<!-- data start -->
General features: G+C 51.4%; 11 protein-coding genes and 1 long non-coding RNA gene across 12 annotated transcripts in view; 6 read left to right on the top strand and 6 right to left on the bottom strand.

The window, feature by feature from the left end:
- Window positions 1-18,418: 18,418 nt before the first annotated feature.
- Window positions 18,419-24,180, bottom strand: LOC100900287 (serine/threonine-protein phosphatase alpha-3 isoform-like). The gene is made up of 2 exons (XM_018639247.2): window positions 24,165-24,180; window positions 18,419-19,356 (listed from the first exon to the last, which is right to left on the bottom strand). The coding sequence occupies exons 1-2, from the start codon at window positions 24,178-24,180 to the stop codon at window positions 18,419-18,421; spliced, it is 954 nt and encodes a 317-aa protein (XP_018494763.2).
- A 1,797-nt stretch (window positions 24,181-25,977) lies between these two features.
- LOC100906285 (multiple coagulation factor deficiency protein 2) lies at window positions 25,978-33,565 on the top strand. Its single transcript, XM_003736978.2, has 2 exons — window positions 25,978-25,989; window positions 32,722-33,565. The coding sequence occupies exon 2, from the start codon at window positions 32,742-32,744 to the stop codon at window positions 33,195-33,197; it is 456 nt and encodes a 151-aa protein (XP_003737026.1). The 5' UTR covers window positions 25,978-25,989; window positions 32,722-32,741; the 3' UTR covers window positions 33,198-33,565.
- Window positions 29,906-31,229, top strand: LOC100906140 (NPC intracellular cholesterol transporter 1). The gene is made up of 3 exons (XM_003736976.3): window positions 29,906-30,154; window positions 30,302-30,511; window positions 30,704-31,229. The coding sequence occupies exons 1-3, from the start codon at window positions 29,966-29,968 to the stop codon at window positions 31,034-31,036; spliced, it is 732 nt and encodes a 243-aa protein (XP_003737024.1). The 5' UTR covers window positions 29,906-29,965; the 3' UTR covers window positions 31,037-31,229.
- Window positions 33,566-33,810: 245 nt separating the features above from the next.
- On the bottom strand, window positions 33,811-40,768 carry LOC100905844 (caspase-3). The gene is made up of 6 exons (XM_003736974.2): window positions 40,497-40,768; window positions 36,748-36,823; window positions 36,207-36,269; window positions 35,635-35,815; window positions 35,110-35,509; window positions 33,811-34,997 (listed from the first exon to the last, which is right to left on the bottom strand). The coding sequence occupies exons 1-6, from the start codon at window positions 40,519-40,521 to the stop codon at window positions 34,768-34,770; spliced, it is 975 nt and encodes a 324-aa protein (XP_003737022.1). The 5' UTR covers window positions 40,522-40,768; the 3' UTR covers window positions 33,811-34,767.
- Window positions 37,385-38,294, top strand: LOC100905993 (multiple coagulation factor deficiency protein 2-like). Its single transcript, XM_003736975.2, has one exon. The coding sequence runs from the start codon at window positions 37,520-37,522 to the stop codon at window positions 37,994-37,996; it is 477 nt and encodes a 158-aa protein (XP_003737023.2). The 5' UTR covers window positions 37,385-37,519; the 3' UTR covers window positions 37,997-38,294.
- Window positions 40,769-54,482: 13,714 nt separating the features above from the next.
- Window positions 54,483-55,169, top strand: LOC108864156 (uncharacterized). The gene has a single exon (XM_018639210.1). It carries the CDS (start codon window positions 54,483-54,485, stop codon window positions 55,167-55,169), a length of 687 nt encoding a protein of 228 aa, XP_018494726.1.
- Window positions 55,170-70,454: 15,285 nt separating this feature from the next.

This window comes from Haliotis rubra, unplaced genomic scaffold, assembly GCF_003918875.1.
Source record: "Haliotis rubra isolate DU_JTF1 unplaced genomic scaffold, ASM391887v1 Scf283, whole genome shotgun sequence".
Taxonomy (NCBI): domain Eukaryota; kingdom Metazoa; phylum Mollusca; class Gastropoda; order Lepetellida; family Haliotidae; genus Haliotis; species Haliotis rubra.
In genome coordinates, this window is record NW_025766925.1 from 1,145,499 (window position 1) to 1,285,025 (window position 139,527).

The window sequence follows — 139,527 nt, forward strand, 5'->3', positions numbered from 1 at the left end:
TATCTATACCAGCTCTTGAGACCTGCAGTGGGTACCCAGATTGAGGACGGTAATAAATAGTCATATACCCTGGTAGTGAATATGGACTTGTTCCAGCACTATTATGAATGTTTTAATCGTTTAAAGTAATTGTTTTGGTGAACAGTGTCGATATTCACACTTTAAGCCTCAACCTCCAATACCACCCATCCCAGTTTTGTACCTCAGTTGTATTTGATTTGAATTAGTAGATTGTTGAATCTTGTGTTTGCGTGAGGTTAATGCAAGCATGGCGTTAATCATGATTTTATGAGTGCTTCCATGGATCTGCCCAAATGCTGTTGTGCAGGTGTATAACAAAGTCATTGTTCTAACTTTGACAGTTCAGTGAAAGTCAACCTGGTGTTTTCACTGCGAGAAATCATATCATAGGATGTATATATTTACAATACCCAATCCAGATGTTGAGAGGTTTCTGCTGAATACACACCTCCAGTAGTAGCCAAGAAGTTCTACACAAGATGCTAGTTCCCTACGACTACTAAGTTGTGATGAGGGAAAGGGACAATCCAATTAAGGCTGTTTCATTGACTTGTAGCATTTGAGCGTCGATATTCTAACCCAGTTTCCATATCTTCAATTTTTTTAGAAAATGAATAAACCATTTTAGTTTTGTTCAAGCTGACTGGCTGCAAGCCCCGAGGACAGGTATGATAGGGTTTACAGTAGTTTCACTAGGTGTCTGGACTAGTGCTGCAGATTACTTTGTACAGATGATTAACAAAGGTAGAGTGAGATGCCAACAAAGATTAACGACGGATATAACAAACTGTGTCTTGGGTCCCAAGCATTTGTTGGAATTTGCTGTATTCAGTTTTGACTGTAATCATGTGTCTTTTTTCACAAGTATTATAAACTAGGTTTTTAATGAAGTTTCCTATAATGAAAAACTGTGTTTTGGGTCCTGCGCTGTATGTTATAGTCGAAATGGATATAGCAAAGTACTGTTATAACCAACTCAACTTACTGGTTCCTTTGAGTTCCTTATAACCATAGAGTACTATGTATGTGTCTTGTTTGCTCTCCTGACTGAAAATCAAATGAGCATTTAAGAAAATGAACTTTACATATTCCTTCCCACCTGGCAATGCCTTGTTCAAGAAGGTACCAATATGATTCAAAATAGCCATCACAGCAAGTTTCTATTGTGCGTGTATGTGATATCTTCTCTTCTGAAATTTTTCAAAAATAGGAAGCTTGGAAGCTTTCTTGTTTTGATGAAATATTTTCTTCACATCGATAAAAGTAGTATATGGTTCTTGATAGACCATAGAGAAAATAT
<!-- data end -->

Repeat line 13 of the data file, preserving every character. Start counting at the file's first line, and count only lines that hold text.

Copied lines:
- Window positions 55,170-70,454: 15,285 nt separating this feature from the next.